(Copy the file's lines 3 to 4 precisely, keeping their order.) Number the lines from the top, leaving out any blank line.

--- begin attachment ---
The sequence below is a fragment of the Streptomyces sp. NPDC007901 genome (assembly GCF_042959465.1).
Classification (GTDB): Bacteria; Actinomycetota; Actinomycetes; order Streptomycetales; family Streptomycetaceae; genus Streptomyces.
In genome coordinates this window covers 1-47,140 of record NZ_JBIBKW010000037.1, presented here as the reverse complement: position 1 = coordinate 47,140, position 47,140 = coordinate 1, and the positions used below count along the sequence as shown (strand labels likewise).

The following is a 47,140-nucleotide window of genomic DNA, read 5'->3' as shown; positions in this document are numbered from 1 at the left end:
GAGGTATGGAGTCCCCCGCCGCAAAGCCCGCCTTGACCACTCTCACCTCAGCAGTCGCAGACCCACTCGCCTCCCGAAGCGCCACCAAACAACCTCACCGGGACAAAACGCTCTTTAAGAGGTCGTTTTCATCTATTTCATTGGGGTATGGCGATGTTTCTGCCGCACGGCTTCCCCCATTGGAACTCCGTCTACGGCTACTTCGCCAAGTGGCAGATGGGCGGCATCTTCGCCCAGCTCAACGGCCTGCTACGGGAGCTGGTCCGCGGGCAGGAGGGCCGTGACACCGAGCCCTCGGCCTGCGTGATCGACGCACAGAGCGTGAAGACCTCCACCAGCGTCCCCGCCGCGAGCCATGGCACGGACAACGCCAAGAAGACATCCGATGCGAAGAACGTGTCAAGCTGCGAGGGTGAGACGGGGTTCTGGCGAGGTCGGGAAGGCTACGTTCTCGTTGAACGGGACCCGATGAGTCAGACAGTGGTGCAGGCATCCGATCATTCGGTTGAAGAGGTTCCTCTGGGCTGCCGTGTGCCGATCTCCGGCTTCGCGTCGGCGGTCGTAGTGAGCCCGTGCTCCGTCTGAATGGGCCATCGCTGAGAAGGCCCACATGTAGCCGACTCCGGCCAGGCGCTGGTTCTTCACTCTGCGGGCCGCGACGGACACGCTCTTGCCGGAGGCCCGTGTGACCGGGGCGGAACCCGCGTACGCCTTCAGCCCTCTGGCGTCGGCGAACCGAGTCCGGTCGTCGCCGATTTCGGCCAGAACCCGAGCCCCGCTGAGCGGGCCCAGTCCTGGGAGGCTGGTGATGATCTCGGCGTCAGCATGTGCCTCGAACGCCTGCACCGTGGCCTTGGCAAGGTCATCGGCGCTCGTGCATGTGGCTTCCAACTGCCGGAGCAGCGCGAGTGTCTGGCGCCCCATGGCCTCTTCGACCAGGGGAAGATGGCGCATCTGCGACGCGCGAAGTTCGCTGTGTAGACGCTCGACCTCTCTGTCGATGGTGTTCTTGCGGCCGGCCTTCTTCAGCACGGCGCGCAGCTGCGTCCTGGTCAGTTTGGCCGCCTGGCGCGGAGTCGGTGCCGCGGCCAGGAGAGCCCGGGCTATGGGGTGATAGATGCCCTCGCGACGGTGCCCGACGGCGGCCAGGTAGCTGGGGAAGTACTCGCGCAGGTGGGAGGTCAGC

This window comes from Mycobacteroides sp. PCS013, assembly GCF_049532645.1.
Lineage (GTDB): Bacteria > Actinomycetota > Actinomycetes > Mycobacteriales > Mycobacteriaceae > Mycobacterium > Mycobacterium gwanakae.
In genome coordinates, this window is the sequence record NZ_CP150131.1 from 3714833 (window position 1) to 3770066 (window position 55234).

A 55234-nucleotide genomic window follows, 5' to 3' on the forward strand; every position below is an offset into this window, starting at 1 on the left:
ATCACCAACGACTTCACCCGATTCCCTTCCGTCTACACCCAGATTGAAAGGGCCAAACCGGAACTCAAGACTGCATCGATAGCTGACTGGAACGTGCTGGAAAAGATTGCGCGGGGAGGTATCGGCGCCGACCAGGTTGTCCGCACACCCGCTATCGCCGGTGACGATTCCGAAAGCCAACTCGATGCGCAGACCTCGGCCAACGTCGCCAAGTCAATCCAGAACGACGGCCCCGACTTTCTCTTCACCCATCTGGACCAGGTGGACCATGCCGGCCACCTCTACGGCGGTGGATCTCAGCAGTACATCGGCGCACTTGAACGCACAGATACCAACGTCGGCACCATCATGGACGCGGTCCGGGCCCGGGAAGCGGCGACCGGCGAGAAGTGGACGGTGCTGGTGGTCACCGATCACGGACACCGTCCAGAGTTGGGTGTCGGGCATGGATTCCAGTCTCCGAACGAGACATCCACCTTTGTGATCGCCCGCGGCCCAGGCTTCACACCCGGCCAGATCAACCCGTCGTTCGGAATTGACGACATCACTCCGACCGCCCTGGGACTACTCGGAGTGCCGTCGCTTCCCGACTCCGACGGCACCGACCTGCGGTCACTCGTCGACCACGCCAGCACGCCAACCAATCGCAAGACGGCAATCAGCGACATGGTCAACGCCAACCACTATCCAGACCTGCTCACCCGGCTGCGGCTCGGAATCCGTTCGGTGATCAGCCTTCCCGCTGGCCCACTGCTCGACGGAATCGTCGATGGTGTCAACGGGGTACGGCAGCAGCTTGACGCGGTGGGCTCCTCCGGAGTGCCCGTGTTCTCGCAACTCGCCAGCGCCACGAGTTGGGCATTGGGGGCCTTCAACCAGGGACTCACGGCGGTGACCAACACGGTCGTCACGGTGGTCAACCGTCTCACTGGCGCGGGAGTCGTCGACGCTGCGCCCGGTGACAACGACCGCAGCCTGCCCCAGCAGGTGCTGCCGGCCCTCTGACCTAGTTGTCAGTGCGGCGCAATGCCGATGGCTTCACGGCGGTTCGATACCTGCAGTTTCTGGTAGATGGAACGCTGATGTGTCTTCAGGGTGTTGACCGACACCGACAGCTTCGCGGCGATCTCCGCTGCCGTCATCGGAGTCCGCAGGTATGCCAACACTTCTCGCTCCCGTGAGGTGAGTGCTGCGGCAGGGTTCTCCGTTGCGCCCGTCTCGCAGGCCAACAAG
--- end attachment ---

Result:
In genome coordinates this window covers 1-47,140 of record NZ_JBIBKW010000037.1, presented here as the reverse complement: position 1 = coordinate 47,140, position 47,140 = coordinate 1, and the positions used below count along the sequence as shown (strand labels likewise).

The following is a 47,140-nucleotide window of genomic DNA, read 5'->3' as shown; positions in this document are numbered from 1 at the left end: